A golf ball manufacturer that would like their product placed on the Conforming List of Golf Balls, must submit to the USGA at least, two dozen balls of each brand they want tested. The ES Staff tests some 30,000 golf balls, through a variety of ways. The USGA will then visit tournaments and request a sleeve of balls from players using new types on tour, just to make sure what the company is sending to the USGA, is what they are giving their staff players on tour according to Spitzer.
The balls get measured for size and weight. Then they are put through tests to determine an initial velocity (IV). These tests are performed in a climate controlled lab, to make sure all balls are tested in the same temperature and humidity. From there the next step is to check the distance standards. Until a few years ago, all tests were done outside on the test range. Now that has been changed because of outside temperatures, wind speed and conditions of the turf the balls land on.
As a result, the USGA now will first tests balls inside. The balls are hit into a net, after traveling through a 70 foot long “tunnel” through which balls are launched from a golf ball launcher that is similar to a baseball pitching machine found in batting cages. At least a dozen balls are tested in as many as 15 different combinations of spin rate and speed. The balls travel through sheets of light called light screens, that measures the ball’s position. When all of the factors are put together, the USGA can predict within 3 yards how far the ball will travel. All done without hitting the ball outdoors. To conform within the rules of golf, the ball must not travel more than 317 yards (with a 3 yard tolerance). Balls that pass all tests for conformance are listed in the List of Conforming Golf Balls, this is published each month on the USGA’s website.
Another testing machine sits in front of the sliding doors to the outside range.
What the USGA does with club testing is different from golf ball testing. That’s because the club head, the shaft and the grip all have to be tested for conformance.
Those guidelines are listed in Appendix II of the Rules of Golf. Most of the specifications are objective, like width and depth of grooves. For groove testing, the USGA uses devices like a protractor or a micrometer. There are more complex instruments like GrooveScan, for measuring groove size or a pendulum test to determine the flexibility of the golf club face, to test club and ball interaction.
The lab at the test center does more than just test the products that arrive and request to be tested, the lab receives and studies results from ShotLink, the data supplier to the PGA Tour for research.
In the course of a year, the center gets over 2,000 pieces of equipment to review each year, including tee’s, gloves and shoes that must conform to rule 14-3 and Appendix IV of the Rules of Golf. The process for testing normally takes about 18 days, and then the manufacturer is notified of the USGA’s decision, if the manufacturer is notified that their submission does not conform, like in the court system there is an appeal process.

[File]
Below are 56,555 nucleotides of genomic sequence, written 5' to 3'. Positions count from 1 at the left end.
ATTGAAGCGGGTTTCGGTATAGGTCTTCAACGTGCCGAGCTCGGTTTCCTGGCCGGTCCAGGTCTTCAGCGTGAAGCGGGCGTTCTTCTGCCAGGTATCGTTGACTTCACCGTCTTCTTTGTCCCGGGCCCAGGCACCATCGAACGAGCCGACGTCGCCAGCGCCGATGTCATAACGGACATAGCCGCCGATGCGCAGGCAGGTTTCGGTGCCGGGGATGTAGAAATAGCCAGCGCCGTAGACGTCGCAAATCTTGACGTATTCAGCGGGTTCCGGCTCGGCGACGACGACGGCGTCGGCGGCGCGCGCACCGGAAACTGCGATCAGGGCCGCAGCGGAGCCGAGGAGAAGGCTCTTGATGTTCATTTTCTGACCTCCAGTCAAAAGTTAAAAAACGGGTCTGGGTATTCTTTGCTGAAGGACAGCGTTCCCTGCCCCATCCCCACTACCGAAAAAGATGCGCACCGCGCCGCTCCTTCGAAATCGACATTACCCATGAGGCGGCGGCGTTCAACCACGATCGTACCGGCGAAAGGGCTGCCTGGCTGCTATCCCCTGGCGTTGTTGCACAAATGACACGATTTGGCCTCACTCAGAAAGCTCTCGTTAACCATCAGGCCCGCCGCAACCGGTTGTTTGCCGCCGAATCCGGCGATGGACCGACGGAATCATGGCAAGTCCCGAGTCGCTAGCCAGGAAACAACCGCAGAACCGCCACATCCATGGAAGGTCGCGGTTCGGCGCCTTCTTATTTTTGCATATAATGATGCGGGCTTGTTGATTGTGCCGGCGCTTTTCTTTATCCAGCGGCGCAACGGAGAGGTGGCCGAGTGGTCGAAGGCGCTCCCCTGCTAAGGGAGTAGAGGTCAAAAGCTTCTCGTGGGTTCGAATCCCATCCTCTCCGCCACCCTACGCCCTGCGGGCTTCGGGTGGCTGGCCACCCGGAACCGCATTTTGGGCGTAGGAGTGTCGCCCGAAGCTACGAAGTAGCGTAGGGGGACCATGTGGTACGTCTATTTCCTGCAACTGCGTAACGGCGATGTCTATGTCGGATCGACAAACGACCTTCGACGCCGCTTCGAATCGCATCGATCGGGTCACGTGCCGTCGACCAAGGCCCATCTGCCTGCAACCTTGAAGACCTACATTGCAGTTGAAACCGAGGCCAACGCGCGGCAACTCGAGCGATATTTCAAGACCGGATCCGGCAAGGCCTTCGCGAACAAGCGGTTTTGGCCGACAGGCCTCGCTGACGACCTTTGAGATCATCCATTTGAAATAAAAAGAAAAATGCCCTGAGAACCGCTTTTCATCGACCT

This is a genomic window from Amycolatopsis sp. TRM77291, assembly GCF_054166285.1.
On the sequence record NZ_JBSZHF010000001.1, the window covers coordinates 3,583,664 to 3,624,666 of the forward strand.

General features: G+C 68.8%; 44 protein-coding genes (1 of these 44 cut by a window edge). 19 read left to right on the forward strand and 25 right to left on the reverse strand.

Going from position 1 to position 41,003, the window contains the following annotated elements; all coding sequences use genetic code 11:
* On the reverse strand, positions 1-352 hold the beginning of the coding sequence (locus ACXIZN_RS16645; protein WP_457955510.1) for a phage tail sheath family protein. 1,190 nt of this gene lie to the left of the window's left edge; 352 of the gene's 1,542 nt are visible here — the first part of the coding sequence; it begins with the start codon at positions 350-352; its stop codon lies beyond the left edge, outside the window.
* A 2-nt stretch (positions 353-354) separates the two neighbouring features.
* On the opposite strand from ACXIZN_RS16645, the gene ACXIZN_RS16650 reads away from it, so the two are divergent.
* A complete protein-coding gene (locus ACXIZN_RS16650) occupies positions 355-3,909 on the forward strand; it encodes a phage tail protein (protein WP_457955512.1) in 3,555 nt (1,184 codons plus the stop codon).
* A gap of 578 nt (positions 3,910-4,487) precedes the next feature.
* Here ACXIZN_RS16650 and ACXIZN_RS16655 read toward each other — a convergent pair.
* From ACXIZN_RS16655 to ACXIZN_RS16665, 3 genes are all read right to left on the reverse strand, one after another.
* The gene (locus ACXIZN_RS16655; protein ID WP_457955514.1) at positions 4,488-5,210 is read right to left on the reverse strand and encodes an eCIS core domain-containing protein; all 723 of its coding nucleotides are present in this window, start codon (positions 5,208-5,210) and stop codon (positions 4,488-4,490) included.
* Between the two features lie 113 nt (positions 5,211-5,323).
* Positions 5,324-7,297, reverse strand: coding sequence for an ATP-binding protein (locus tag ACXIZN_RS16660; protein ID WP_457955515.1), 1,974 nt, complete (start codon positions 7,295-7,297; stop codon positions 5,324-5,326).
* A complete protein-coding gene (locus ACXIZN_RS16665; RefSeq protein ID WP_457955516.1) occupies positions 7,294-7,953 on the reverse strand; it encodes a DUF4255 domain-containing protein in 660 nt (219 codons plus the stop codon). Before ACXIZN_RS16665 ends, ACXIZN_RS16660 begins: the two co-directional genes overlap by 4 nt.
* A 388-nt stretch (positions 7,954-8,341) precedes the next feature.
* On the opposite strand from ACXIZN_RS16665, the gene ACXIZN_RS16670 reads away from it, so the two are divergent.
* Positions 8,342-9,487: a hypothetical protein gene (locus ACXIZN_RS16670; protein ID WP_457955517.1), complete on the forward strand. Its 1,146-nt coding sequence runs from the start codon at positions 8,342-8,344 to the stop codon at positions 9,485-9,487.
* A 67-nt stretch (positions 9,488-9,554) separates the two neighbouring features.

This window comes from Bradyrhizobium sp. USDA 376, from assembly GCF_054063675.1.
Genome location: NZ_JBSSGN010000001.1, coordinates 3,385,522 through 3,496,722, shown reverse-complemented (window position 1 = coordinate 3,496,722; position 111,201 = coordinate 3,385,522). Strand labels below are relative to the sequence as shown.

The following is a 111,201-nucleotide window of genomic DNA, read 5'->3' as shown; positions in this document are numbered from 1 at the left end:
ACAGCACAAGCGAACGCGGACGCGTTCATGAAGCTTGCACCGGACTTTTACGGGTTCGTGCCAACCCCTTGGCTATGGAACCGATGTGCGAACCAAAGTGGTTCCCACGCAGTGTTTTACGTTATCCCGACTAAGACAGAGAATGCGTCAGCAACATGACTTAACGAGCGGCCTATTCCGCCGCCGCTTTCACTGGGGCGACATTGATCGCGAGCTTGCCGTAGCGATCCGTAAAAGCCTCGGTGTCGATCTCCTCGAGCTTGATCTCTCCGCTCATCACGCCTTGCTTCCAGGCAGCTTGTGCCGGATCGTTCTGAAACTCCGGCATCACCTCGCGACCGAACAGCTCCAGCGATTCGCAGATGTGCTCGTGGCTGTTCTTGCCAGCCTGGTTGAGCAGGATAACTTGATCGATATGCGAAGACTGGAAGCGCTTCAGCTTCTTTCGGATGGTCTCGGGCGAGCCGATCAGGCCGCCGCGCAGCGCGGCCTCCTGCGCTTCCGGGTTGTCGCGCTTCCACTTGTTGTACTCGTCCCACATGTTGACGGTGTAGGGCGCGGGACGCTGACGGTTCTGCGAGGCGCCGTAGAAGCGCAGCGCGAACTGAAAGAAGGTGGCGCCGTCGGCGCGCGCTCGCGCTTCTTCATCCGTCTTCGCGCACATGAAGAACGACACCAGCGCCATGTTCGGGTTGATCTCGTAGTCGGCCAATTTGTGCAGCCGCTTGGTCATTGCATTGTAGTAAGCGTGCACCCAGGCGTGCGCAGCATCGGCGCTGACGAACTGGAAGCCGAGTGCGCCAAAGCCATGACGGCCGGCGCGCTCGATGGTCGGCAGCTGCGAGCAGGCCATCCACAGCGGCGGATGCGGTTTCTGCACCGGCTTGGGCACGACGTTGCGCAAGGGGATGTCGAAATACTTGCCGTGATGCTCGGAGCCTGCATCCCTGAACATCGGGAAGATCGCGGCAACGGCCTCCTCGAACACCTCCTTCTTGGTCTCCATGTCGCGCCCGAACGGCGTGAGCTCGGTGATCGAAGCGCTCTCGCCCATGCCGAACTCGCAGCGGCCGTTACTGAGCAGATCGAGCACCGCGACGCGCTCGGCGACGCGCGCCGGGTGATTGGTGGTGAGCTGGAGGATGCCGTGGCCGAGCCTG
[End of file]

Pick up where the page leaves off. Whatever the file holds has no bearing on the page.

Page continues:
The first appeal goes through the Equipment Standards Committee. If the ESC upholds the ruling, submitter can make second appeal to the entire Executive Committee. If that appeal fails to pass, it’s back to the drawing board.
Putters can be tested on the big outdoor putting green ,located between the test center and the golf house museum.
The big outdoor putting green is another way to test clubs for the USGA. Putters get run through the tests the other clubs do, for club head, shaft and grip. But there is nothing like watching a ball roll on the natural surface of an outdoor green, when the USGA does putter testing.
If you’re wondering why all the research, why all the testing, is it really needed. Well the answer is an obvious, Yes.
What the USGA does is to monitor and understand equipment advances and how they affect the evolution and sustainability of the game. The results of USGA testing and research, leads to new equipment rules, and interpretations of test methods. When new rules or test methods are needed to protect the game, the ES Staff follows Equipment Rulemaking Procedures, Version 1.1, that were adopted in November of 2011.
The R&T Center is a certified facility. all work done there is done with strict compliance with the policies and procedures of the Test Centers quality management system.
As a result the next time your purchase equipment or golf balls, you will know what they have gone through just to be on the shelf of your pro shop or golf store.
The USGA, helping keep golf legal, and helping you enjoy this great game a little bit more.
The Gog Blog will return in the days ahead with a look at the USGA Museum, to see some of the great history of golf, stay clicked in with us.